At a meeting of the Faculty of Arts and Sciences on Nov. 1, 2022, the following tribute to the life and service of the late Ezra Feivel Vogel was spread upon the permanent records of the Faculty.
Ezra Vogel, Henry Ford II Professor of the Social Sciences, Emeritus, was one of America’s foremost authorities on East Asia. In a career spanning sixty years, he published groundbreaking works on Japan and China based upon detailed fieldwork, in-depth interviews, and documentary research.
Ezra grew up in the small town of Delaware, Ohio. His father ran a men’s and boys’ clothing store where Ezra often helped out; his mother was a homemaker and part-time bookkeeper at the store. He graduated from Ohio Wesleyan University, and, after serving in the army, he enrolled in the doctoral program in Social Relations at Harvard. He intended to become a family sociologist, completing his Ph.D. in 1958.
Ezra’s transformation into a researcher on Japan, and then on China, occurred as a result of chance conversations and a willingness to take risks (on the part of both Ezra and his wife, Suzanne, a trained social worker, whom he married in 1953). One of his doctoral advisors, Florence Kluckhohn, asked Ezra how he could generalize about American families if he did not have anything with which to compare them. Accepting this challenge, Ezra obtained funding to spend 1958–60 living in Tokyo, where he studied Japanese intensively and then conducted weekly interview sessions with six suburban families over the course of a year. The result was “Japan’s New Middle Class” (1963).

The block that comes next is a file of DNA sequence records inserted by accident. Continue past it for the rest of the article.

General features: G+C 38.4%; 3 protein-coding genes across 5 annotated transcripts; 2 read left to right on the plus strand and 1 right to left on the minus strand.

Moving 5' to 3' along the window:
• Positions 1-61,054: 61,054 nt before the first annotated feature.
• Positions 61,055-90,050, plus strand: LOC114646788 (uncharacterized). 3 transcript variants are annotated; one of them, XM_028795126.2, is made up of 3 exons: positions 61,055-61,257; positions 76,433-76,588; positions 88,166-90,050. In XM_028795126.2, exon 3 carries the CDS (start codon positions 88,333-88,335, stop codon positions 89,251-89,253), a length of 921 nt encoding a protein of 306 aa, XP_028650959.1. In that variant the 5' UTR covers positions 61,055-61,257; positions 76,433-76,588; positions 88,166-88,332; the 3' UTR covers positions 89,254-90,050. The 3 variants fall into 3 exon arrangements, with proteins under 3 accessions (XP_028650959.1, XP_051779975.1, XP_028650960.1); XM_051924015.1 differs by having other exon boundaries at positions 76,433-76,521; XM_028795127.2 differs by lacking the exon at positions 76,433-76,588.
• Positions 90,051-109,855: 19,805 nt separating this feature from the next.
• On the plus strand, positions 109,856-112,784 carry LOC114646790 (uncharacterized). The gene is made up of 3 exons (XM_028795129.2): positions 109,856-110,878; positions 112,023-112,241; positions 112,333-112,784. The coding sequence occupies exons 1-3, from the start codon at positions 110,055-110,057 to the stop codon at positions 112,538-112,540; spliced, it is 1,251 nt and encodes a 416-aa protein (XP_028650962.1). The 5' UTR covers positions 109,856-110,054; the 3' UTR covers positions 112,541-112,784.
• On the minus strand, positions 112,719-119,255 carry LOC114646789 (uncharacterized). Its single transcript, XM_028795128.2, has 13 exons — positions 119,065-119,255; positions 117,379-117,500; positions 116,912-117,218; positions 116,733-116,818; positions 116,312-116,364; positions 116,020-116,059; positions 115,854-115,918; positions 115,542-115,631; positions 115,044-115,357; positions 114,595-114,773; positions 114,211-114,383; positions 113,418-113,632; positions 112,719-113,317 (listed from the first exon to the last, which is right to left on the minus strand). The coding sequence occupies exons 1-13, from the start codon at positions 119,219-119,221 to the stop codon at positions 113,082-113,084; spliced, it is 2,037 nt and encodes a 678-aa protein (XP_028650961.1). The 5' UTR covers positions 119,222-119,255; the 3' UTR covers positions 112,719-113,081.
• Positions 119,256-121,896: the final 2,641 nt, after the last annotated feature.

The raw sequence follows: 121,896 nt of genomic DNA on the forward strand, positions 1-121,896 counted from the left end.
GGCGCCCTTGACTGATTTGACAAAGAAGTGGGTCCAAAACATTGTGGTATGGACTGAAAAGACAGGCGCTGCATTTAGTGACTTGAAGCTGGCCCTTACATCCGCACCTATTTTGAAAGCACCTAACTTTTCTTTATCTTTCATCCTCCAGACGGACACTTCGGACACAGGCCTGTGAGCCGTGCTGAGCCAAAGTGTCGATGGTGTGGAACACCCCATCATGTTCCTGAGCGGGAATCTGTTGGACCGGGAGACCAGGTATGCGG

Ezra returned to a position at Yale. Opening the door to a second transformation, the anthropologist John Pelzel told Ezra that Harvard had received a grant to fund social scientists willing to retool for careers studying contemporary China. Despite having no background on China, Ezra was intrigued by this opportunity, and Pelzel arranged for him to meet with John King Fairbank. With Suzanne’s support, Ezra declared himself willing to transform into a specialist on China as well as Japan, provided he received a three-year post-doctoral fellowship to enable him to learn Chinese and begin research on contemporary China, to be followed by a teaching position in Social Relations. This package was quickly negotiated, and Ezra left Yale in 1961 and spent the remainder of his career at Harvard.
After Ezra’s intensive Chinese lessons, the Vogels spent 1963–64 in Hong Kong, where he conducted in-depth interviews with individuals who had once lived in the People’s Republic of China (P.R.C.). These refugee accounts of daily life, augmented by Chinese press accounts, became “Canton under Communism” (1969), detailing how the Chinese Communist Party had transformed the institutions and social patterns of the province adjacent to Hong Kong.
Ezra’s subsequent research shifted between China and Japan. The difficulties American auto companies experienced in competing with Japanese carmakers stimulated Ezra to write his provocative book “Japan as Number One” (1979), which argued that, in certain respects, Japan was becoming a more successful modern industrial society than the U.S. By the 1980s, China’s nascent economic boom drew Ezra’s attention back to the P.R.C. In 1979, divorced from Suzanne, Ezra married Charlotte Ikels, an anthropologist of China, and in 1987 they spent seven months living in Guangzhou. That fieldwork became “One Step Ahead in China: Guangdong under Reform” (1989).